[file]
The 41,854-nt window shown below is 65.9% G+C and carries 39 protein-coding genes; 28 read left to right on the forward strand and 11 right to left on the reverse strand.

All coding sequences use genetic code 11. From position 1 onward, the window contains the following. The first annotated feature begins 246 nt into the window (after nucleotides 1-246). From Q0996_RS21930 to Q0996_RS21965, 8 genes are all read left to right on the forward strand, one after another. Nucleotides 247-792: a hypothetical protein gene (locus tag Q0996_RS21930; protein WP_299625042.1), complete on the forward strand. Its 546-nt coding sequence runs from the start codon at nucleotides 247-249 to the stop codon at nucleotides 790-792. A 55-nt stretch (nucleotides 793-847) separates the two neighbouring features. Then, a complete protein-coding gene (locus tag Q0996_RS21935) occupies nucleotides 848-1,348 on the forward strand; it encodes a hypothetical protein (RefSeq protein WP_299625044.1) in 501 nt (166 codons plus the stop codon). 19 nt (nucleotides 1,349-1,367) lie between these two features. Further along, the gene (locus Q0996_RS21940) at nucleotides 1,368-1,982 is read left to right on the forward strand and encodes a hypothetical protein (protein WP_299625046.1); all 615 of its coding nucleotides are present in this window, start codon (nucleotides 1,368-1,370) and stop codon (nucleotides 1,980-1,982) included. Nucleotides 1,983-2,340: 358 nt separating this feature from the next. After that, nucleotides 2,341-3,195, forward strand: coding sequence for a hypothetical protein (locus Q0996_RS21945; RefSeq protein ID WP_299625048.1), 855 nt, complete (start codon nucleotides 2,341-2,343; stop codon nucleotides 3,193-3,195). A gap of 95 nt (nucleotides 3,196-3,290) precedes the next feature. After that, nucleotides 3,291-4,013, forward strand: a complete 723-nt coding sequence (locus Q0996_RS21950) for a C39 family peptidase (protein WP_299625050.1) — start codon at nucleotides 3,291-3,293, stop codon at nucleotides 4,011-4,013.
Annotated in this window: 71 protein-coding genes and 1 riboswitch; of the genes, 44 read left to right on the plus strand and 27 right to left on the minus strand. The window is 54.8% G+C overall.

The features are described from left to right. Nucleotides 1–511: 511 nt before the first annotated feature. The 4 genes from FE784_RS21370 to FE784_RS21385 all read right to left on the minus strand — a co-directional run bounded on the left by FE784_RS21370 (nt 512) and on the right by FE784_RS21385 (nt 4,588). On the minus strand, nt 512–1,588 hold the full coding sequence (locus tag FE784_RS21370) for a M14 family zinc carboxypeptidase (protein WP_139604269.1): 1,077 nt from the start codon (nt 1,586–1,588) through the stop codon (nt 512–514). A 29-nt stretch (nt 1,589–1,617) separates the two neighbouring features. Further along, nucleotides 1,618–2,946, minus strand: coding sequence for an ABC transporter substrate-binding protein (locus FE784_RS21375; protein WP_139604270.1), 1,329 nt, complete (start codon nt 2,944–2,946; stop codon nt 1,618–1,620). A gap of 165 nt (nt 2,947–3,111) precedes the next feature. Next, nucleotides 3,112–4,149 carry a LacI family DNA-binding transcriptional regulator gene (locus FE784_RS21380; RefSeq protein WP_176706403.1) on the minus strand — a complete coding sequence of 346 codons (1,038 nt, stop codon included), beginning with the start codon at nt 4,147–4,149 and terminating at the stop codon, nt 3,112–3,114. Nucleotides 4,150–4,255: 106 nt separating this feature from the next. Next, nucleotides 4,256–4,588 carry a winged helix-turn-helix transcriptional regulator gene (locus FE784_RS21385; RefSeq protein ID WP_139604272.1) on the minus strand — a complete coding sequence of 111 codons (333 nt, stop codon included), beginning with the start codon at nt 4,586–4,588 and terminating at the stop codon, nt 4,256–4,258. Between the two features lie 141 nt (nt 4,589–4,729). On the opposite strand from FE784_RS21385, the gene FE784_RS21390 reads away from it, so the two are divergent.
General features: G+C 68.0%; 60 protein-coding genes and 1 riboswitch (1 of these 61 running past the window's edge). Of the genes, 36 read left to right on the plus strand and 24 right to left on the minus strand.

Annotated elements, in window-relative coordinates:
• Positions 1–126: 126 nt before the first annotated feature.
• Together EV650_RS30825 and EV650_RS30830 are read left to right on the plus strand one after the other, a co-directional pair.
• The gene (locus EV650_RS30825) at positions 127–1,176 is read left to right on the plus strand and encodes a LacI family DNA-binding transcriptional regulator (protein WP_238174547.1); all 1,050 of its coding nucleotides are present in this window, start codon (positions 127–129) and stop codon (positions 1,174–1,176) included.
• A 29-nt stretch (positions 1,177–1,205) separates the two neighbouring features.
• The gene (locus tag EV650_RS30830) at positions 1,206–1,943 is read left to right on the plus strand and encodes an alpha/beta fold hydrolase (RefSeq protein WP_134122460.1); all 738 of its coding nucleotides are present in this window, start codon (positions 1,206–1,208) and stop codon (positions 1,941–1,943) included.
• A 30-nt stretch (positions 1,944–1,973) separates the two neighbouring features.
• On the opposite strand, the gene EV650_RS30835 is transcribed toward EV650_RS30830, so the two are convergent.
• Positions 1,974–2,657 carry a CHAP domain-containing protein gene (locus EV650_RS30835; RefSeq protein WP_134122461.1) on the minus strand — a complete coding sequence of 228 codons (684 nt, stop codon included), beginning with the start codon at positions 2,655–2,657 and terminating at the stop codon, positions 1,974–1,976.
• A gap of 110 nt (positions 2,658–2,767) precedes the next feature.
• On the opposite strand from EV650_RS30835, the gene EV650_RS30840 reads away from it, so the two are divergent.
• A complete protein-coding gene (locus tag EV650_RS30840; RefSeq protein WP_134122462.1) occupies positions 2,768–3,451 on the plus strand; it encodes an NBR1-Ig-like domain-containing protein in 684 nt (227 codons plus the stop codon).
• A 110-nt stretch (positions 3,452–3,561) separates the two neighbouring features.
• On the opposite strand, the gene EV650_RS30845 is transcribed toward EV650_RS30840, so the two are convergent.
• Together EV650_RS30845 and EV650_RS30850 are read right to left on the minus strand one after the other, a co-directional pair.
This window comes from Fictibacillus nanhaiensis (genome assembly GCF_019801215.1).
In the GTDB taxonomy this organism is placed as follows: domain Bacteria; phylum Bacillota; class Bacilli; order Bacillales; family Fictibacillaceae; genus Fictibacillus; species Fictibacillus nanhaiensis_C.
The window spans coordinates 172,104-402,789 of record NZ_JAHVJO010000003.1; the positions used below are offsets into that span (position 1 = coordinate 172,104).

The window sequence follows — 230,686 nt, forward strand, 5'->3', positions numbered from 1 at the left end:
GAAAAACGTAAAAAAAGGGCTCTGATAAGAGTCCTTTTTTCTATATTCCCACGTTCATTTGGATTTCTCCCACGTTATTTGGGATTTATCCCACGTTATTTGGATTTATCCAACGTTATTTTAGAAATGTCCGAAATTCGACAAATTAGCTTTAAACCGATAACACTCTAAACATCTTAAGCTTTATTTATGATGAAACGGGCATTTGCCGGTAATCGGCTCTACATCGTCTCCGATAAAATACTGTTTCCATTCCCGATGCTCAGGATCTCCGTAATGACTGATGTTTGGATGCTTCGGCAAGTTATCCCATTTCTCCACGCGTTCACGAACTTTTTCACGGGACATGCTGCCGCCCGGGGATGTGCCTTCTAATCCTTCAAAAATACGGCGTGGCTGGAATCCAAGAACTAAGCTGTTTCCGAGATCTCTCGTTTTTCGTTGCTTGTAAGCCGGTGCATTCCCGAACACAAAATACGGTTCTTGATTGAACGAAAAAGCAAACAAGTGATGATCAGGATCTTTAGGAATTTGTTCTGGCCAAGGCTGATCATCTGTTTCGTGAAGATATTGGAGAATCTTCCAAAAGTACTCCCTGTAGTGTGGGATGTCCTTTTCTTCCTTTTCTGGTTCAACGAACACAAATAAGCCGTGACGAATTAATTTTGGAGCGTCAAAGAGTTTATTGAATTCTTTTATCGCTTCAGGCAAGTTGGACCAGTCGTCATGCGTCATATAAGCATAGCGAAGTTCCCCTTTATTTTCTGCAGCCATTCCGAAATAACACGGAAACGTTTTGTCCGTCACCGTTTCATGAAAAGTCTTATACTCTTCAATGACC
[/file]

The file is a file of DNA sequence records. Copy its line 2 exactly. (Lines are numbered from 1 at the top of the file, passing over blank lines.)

All coding sequences use genetic code 11. From position 1 onward, the window contains the following. The first annotated feature begins 246 nt into the window (after nucleotides 1-246). From Q0996_RS21930 to Q0996_RS21965, 8 genes are all read left to right on the forward strand, one after another. Nucleotides 247-792: a hypothetical protein gene (locus tag Q0996_RS21930; protein WP_299625042.1), complete on the forward strand. Its 546-nt coding sequence runs from the start codon at nucleotides 247-249 to the stop codon at nucleotides 790-792. A 55-nt stretch (nucleotides 793-847) separates the two neighbouring features. Then, a complete protein-coding gene (locus tag Q0996_RS21935) occupies nucleotides 848-1,348 on the forward strand; it encodes a hypothetical protein (RefSeq protein WP_299625044.1) in 501 nt (166 codons plus the stop codon). 19 nt (nucleotides 1,349-1,367) lie between these two features. Further along, the gene (locus Q0996_RS21940) at nucleotides 1,368-1,982 is read left to right on the forward strand and encodes a hypothetical protein (protein WP_299625046.1); all 615 of its coding nucleotides are present in this window, start codon (nucleotides 1,368-1,370) and stop codon (nucleotides 1,980-1,982) included. Nucleotides 1,983-2,340: 358 nt separating this feature from the next. After that, nucleotides 2,341-3,195, forward strand: coding sequence for a hypothetical protein (locus Q0996_RS21945; RefSeq protein ID WP_299625048.1), 855 nt, complete (start codon nucleotides 2,341-2,343; stop codon nucleotides 3,193-3,195). A gap of 95 nt (nucleotides 3,196-3,290) precedes the next feature. After that, nucleotides 3,291-4,013, forward strand: a complete 723-nt coding sequence (locus Q0996_RS21950) for a C39 family peptidase (protein WP_299625050.1) — start codon at nucleotides 3,291-3,293, stop codon at nucleotides 4,011-4,013.